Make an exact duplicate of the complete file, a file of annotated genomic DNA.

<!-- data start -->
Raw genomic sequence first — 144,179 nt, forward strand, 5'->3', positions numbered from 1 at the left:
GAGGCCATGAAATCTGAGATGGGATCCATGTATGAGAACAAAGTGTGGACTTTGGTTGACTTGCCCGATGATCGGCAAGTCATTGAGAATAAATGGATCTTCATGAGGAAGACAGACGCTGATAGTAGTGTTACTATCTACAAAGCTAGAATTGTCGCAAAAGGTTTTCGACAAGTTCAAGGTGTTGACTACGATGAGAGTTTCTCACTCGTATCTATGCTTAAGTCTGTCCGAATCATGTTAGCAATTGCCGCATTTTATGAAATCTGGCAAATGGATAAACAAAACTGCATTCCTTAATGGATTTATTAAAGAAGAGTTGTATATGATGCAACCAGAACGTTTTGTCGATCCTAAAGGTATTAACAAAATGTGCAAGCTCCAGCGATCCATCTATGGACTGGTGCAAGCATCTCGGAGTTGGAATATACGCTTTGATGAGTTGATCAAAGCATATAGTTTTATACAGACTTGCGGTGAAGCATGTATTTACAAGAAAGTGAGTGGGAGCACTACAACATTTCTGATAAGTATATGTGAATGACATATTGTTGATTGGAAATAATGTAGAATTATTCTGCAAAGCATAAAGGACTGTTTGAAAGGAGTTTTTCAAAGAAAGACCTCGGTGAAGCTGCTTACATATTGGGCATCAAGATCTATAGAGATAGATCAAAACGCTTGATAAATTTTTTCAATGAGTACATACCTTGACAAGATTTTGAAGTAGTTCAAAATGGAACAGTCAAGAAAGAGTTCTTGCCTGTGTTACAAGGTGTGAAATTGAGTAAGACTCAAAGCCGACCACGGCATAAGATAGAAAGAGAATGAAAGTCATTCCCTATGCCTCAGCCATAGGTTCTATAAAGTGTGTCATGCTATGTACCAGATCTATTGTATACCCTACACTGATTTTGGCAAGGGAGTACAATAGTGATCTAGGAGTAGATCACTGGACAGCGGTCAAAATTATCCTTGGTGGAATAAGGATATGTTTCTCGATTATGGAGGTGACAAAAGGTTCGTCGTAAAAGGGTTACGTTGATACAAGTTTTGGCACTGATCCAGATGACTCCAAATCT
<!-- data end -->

Raw genomic sequence first — 144,179 nt, forward strand, 5'->3', positions numbered from 1 at the left:
GAGGCCATGAAATCTGAGATGGGATCCATGTATGAGAACAAAGTGTGGACTTTGGTTGACTTGCCCGATGATCGGCAAGTCATTGAGAATAAATGGATCTTCATGAGGAAGACAGACGCTGATAGTAGTGTTACTATCTACAAAGCTAGAATTGTCGCAAAAGGTTTTCGACAAGTTCAAGGTGTTGACTACGATGAGAGTTTCTCACTCGTATCTATGCTTAAGTCTGTCCGAATCATGTTAGCAATTGCCGCATTTTATGAAATCTGGCAAATGGATAAACAAAACTGCATTCCTTAATGGATTTATTAAAGAAGAGTTGTATATGATGCAACCAGAACGTTTTGTCGATCCTAAAGGTATTAACAAAATGTGCAAGCTCCAGCGATCCATCTATGGACTGGTGCAAGCATCTCGGAGTTGGAATATACGCTTTGATGAGTTGATCAAAGCATATAGTTTTATACAGACTTGCGGTGAAGCATGTATTTACAAGAAAGTGAGTGGGAGCACTACAACATTTCTGATAAGTATATGTGAATGACATATTGTTGATTGGAAATAATGTAGAATTATTCTGCAAAGCATAAAGGACTGTTTGAAAGGAGTTTTTCAAAGAAAGACCTCGGTGAAGCTGCTTACATATTGGGCATCAAGATCTATAGAGATAGATCAAAACGCTTGATAAATTTTTTCAATGAGTACATACCTTGACAAGATTTTGAAGTAGTTCAAAATGGAACAGTCAAGAAAGAGTTCTTGCCTGTGTTACAAGGTGTGAAATTGAGTAAGACTCAAAGCCGACCACGGCATAAGATAGAAAGAGAATGAAAGTCATTCCCTATGCCTCAGCCATAGGTTCTATAAAGTGTGTCATGCTATGTACCAGATCTATTGTATACCCTACACTGATTTTGGCAAGGGAGTACAATAGTGATCTAGGAGTAGATCACTGGACAGCGGTCAAAATTATCCTTGGTGGAATAAGGATATGTTTCTCGATTATGGAGGTGACAAAAGGTTCGTCGTAAAAGGGTTACGTTGATACAAGTTTTGGCACTGATCCAGATGACTCCAAATCT